Army

Stolen Valor, 1972 edition

Posted by:

I arrived at my new duty assignment in Japan in February, 1972. They had just concluded a rare general court martial for that command, Attempted Murder. It had ended with an acquittal and the entire JAG staff was outraged.

The fellow who beat this rap was a decorated Sergeant E-5 who, after his tour in Vietnam had been re-assigned to a cush job at the nearby Army Hospital Command.

I won’t mention his name as he later became my client, and may still be alive.  I’ll just ...

Continue Reading →
2

The Masters, the Military, and the Racial Curve in America in the 60s

Posted by:

In Richmond, the old capital of the Confederacy, there’s a famous street called Monument Avenue, where stands Virginia’s great generals from that war. They’ve been much in the news the past several months for many people would like to see them removed.

But among those statues is one dedicated to Arthur Ashe, a Richmond native, who was the son of the resident handyman of a segregated park for black children, which contained, among other things, four tennis courts. Showing aptitude for a ...

Continue Reading →
0

Remember When “We Own The Night” Ended With a ?

Posted by:

I got to my first unit in July of ’88, 4th Battalion 27th Infantry “Wolfhounds.”  I spent four years humping sleestack-ridden gulches in the dark of night with nothing but a set of cat-eyes from the man in front of me to guide on.  By the time I left in ’92 the phrase “We own the night” was normally uttered while being helped back to your feet after a particularly heinous slip, trip or fall.  Often involving multiple Soldiers.

Team Leaders ...

Continue Reading →
0

Golfers and Aviators

Posted by:

I hope y’all enjoyed Easter.  I apologize for the dearth of tales over the holiday.  Of course y’all could have jumped in and helped me out…

I saw in the news that the Masters golf thing is coming up.  They played a PGA Tournament in Southern Pines NC in the late ’90s.  I was with the 325th AIR then, we were doing a major training exercise.  I’d been working with the powers that be for months to get this planned and ...

Continue Reading →
0

Turning Blue

Posted by:

I was “On The Trail” from ’94 through ’96.  It was rewarding and challenging, two years was as much as I could bear.  It wears on you, the rewards don’t balance against the challenges.  But they do say that every so often the sun shines, even on a black dog’s ass.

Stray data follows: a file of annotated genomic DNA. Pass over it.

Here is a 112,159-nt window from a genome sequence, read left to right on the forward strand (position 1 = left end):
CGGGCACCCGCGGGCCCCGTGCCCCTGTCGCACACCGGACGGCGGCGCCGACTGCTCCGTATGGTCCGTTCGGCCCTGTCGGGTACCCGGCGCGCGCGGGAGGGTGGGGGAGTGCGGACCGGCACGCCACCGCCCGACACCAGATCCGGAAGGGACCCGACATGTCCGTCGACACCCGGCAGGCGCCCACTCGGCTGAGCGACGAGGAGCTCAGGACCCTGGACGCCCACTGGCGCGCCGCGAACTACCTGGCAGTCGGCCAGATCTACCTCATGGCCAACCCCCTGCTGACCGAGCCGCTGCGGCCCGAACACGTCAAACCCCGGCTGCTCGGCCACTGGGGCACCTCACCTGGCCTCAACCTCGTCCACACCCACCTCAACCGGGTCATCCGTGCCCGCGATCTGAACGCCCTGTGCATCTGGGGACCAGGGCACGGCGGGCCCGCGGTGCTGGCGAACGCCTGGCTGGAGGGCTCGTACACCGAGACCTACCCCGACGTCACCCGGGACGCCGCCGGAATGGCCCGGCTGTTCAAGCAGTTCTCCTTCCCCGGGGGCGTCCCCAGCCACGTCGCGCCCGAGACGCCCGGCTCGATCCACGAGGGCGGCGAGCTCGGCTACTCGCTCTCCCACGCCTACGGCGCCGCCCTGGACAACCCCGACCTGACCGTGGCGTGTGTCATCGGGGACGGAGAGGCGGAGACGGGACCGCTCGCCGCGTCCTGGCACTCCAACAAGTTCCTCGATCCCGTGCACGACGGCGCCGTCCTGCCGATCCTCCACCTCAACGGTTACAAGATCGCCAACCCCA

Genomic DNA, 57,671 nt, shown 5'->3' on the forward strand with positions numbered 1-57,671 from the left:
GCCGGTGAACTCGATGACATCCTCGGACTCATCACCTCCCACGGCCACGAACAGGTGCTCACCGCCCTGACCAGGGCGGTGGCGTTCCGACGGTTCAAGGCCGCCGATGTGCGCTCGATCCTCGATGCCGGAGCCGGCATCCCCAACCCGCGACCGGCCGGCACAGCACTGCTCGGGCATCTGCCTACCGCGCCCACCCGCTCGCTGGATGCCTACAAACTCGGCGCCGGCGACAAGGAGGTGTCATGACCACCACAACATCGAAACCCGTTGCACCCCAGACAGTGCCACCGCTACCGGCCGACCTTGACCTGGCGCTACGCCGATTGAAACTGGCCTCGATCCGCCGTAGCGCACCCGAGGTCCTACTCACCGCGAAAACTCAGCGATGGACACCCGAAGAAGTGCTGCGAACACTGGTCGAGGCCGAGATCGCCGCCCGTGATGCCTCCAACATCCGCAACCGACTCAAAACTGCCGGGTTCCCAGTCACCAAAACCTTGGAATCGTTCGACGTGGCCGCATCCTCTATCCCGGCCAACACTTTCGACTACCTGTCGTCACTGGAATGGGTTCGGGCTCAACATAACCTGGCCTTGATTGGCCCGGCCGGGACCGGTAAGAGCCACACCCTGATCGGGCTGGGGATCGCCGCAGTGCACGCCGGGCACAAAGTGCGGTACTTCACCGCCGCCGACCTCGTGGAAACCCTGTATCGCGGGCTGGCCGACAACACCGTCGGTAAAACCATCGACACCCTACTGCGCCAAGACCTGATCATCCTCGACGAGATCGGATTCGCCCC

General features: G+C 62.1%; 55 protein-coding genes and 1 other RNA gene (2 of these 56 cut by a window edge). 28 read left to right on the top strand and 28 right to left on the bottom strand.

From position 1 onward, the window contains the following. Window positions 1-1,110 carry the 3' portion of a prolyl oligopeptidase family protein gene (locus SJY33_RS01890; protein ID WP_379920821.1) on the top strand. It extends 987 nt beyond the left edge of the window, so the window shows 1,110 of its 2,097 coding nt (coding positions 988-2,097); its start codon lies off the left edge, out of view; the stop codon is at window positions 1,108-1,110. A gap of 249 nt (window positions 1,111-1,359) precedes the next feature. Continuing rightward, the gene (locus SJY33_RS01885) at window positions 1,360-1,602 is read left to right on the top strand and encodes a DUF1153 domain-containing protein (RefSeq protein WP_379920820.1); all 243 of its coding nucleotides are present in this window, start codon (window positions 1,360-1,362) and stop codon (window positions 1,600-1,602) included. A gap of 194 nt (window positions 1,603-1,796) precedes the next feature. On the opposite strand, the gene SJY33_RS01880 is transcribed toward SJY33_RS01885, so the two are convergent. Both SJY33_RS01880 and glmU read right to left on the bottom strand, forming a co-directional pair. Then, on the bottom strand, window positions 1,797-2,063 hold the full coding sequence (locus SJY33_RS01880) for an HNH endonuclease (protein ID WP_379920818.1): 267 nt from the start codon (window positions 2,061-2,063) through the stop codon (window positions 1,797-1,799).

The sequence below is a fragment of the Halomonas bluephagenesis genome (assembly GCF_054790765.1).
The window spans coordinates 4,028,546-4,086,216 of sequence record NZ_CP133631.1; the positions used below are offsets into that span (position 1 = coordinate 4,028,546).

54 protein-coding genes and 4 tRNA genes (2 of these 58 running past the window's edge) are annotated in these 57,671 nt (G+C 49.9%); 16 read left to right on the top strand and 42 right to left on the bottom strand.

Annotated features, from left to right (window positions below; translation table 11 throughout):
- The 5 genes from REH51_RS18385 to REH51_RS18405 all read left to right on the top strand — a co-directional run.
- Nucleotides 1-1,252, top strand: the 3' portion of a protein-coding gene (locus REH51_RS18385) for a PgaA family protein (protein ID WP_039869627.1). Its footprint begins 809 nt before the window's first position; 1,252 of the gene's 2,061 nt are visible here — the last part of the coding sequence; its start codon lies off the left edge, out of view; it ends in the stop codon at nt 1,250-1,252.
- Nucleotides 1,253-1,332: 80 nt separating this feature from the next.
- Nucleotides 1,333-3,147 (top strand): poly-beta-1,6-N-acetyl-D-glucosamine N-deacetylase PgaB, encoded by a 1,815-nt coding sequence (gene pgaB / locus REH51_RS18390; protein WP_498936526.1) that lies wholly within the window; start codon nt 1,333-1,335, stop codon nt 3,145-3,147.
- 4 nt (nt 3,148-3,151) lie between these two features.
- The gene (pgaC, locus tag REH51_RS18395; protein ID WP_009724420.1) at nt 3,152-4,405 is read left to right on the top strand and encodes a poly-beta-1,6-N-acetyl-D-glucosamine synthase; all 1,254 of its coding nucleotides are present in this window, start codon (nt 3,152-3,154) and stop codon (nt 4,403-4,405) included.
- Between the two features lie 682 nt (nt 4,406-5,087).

We were training Infantrymen in Charlie, 1/38 Infantry, that was our job, our job included a bit of “weeding out the non-hackers” as R Lee Ermey so aptly put it.  ...

Continue Reading →
0

Doo Doo’s Demise

Posted by:

I mentioned “Doo Doo” Brown yesterday.  I got his measure the day after I reported.  One of the squads was going to the Bn Aid Station for training, I tagged along and got the tour on the way.  By the time we’d walked the whole half a block to the aid station, Private “Doo Doo” Brown was on my last nerve.  With both feet.  Part of the Ness Impersonator’s skit was when I told Doo Doo, “Shut your pie hole ...

Continue Reading →
4

Skit Nite

Posted by:

I came off the trail and PCS’d to The Division at Ft Bragg.  Did the usual inprocessing thing and found myself in 1/325th Airborne Infantry Regiment.  The platoon was out on taskings, I met the platoon leader who informed me that the platoon sergeant was on leave so I’d fill in for him a few days til he got back and he’d figure out which line company I’d go to.  While looking around the CP I saw some platoon photographs.  While ...

Continue Reading →
0

The Scuffin’ Test

Posted by:

I was “on the trail” in the mid-nineties.  Rewarding as hell, I learned alot about how to be an NCO and how to be an asshole, but I repeat myself.  Long hours, often boring as all hell,too often the Drill Sergeant sits around while cadre teaches Joe.  Y’all know nothin’ good comes from a bored Drill Sergeant.

Charlie 1/38th Infantry was on a Post Support day tomorrow.  No training, all our soldiers were tasked out to assist with the menial grunt ...

Continue Reading →
0

Salutin’ Demons

Posted by:

I know, the way we fight wars has changed, but I suspect life around headquarters command centers hasn’t. In the long campaigns in World War II, North Africa, Italy and France, units were often sent back to the rear for R & R, and to refresh equipment. Infantry riflemen and 2nd Lieutenants dropped at an alarming rate so were replaced more often. Bill Mauldin and Ernie Pyle’s bread and butter were the infantry, Mauldin capturing more of the humor of that area ...

Continue Reading →
1
Page 4 of 5 12345